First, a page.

Wednesday, June 24, 2009

reconsidering identity...

Warwick Freeman
Lisa Walker

Reconsidering identity – seminar about New Zeeland jewellery art at;
Röhsska Museum, Gothenburg 19/9 2009.

Warwick Freeman a famous New Zeeland jewellery artist , Lisa Walker jewellery artist and Damian Skinner art critic and curator…will be at Röhsska museum and talk about there country and art.

Warwick Freeman was born in Nelson 1953. Largely self-taught, he took up jewellery-making in Perth, Australia, in 1972, following two years of travel. Returning to New Zealand in 1973, Warwick initially established a workshop in Nelson before moving to Auckland in 1975. After a brief stint as a manufacturing jeweller he first joined Lapis, a co-operative jewellery workshop, in 1977, and a year later became a partner in Fingers. Warwick regularly exhibits in New Zealand and Australia, as well as in Europe and the USA. His works are held in the collections of the National Gallery of Australia, Canberra; the Powerhouse Museum, Sydney; Auckland Museum; the Dowse Art Museum, Lower Hutt; the Danner Stiftung, Munich; the Helen Drutt Collection, Philadelphia; Stedelijk Museum, Amsterdam; and Te Papa, Museum of New Zealand, Wellington. His international standing was recognised recently by the Françoise van den Bosch Foundation, based at the Stedelijk Museum, who named him their 2002 Laureate.

Here you can find a lot of interesting jewellery art :

Reconsidering identity – a seminar on New Zealand contemporary jewellery

New Zealand is a distant and exciting country with a vital arts scene. This seminar gives a unique opportunity to get to know New Zealand contemporary jewellery through the perspectives of three leading authorities in the field.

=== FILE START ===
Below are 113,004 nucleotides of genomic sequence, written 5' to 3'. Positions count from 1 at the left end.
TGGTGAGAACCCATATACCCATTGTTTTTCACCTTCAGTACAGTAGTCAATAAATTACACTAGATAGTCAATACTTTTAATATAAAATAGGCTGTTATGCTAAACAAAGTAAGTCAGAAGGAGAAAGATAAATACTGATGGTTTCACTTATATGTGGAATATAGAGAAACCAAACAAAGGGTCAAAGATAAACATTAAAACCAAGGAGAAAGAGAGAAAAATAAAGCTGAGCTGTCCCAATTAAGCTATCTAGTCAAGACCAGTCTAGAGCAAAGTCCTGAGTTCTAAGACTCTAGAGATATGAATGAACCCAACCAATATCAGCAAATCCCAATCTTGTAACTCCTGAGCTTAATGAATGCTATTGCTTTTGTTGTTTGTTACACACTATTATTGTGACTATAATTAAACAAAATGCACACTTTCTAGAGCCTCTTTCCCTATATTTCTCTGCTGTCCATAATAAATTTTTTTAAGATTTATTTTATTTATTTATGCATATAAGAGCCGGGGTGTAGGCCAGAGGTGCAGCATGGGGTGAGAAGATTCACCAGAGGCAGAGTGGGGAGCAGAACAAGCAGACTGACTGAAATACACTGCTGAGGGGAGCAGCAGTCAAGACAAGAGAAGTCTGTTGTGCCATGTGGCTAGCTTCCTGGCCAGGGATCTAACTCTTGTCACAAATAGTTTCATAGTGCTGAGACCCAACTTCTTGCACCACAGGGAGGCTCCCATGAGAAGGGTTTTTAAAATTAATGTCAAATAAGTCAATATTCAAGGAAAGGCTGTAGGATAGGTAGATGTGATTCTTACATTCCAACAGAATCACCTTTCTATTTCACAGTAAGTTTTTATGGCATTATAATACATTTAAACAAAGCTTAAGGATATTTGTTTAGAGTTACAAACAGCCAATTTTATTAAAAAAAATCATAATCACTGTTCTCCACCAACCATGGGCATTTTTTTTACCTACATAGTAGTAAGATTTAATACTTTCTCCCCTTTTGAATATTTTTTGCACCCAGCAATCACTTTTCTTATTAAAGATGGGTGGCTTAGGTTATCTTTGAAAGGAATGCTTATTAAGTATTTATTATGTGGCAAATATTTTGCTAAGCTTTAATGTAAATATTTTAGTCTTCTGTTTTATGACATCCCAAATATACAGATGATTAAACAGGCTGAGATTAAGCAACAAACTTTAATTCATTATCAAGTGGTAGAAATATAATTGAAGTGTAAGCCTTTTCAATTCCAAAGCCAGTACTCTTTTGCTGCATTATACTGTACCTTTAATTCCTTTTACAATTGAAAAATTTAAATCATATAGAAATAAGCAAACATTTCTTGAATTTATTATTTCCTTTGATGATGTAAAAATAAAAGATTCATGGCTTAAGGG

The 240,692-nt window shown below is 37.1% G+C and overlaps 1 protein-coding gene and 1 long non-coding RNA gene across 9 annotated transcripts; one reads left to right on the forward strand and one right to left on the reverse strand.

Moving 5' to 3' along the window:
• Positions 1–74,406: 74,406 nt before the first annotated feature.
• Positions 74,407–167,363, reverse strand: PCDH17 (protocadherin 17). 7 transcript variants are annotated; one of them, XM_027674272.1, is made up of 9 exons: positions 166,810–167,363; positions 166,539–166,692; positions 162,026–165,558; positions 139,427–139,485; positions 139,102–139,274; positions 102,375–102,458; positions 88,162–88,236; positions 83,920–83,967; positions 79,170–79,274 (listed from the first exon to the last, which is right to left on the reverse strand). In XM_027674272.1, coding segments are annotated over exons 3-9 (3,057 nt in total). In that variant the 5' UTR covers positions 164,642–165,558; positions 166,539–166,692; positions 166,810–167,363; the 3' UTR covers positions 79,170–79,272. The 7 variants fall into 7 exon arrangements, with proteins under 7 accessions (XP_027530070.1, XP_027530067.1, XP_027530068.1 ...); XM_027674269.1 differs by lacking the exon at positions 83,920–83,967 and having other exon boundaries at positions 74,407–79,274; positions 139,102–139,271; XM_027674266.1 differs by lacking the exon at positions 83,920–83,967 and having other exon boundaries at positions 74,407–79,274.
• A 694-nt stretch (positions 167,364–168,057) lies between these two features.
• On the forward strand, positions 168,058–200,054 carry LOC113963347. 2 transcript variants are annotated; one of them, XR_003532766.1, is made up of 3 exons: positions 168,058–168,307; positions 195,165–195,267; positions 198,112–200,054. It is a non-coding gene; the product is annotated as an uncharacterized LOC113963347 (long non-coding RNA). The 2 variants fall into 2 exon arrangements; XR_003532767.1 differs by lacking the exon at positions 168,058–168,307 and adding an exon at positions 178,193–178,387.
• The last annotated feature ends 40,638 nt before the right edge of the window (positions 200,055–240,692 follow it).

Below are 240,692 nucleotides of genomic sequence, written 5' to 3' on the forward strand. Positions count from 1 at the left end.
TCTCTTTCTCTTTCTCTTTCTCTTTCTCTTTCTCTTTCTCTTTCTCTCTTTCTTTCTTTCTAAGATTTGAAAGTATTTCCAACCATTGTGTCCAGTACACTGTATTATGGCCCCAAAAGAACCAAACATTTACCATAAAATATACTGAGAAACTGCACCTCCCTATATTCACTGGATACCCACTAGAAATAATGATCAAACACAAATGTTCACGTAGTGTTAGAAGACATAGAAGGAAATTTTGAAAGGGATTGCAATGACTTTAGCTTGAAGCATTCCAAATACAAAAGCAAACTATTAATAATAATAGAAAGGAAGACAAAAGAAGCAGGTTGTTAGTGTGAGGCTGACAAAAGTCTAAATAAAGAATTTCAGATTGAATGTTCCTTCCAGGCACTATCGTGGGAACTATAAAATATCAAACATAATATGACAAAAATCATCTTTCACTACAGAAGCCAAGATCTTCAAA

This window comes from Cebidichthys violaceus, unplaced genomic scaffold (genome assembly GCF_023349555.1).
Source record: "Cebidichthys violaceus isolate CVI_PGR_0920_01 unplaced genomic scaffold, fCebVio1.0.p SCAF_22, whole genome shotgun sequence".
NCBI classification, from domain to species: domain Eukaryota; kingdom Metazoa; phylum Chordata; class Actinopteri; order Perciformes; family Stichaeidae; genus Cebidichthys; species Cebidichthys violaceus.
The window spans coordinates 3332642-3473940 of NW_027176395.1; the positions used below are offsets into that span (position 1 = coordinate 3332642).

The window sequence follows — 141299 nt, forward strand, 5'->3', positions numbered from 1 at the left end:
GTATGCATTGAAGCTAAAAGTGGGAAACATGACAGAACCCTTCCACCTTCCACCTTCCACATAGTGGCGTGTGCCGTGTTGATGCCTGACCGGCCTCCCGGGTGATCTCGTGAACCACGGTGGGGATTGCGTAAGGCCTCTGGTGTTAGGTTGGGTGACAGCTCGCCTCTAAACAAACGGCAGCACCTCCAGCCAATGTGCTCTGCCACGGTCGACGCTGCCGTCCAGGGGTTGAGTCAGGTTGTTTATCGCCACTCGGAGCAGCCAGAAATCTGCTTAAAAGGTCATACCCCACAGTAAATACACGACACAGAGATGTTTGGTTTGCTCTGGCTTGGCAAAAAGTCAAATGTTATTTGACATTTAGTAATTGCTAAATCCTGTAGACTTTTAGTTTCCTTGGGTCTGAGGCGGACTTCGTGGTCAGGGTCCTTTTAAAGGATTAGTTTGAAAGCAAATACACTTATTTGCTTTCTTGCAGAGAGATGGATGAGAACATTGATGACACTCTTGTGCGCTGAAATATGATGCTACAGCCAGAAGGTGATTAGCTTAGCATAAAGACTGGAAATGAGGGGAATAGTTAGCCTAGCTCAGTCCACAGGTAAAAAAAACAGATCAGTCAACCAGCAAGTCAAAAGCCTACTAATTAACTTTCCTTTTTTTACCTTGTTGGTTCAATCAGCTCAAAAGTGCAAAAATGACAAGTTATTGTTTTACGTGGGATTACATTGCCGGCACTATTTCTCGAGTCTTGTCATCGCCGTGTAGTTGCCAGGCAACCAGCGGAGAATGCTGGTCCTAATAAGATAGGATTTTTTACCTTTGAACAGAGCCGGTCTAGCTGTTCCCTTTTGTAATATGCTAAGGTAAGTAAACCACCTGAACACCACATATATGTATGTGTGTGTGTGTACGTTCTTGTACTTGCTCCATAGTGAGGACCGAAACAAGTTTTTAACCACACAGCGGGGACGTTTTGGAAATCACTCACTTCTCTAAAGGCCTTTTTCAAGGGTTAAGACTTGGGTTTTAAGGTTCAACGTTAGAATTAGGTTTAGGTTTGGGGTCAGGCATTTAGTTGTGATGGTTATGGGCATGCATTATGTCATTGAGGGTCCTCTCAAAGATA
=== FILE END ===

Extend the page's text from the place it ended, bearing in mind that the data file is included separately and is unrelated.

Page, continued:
Saturday September 19, 2009
Venue: the Röhsska Museum, Vasagatan 37-39, Gothenburg, Sweden


11.00 Registration and coffee
11.30 Opening words
11.45 Liesbeth den Besten: ”Kiwi Tactics: Conquering the World from an Isolated Position”
12.45 Lunch buffet
14.00 Warwick Freeman: "Two-Headed Dogs: Making a Place for Making"
15.00 Fruit break
15.15 Lisa Walker: ”Sometimes: A Retrospective Look at Works from 1992-2009”
16.15 Closing words

17.00 Reception at Warwick Freeman exhibition, Galleri Hnoss, Konstepidemin

18.00 Evening party at Konstepidemin

The seminar is arranged jointly by the School of Design and Crafts at University of Gothenburg, Galleri Hnoss, the Röhsska Museum, and Paletten art magazine, with the support of Göteborgs Slöjdförening, Estrids Ericsons stiftelse, Iaspis (International Artists’ Studio Program in Sweden), and the City of Gothenburg.
Organising committee: Karin Johansson, Love Jönsson and Mona Wallström.

Seminar language is English.

Seminar fee is 150 SEK, including morning coffee, vegetarian lunch buffet from the Röhsska Museum café and a fruit in the afternoon break.

Advance booking required. Submit your binding registration by sending an e-mail with your full contact details to
The fee is collected upon arrival.

The Röhss Museum is situated just off the Avenyn, "Valand" being the nearest bus and tram stop. Buses: 18, 42, and 58. Trams: 3, 4, 5, 7, 10.

Presentation of the lecturers:

Liesbeth den Besten, Amsterdam, is a Dutch critic, curator, and lecturer, internationally renowned for her expertise in contemporary jewellery. She is the chairwoman of the Françoise van den Bosch Foundation for contemporary jewellery and a founding member of Think Tank: a European Initiative for the Applied Arts.

Warwick Freeman, Auckland, NZ, has been a practicing jeweller for more than 30 years. His work is characterized by the simplicity of symbol-like shapes and the use of indigenous materials. Continuously investigating the links between material, form, tradition, and social significance in jewellery he is today New Zealand’s most internationally acclaimed artist in his field.

Lisa Walker, Munich, received training as a jeweller at Otago Polytechnic, NZ, and der Akademie der Bildenden Künste, Munich. By altering and combining artefacts, found natural objects, rubbish, and precious materials, she makes highly personal pieces of jewellery, often shocking in their rejection of conventional aesthetics.


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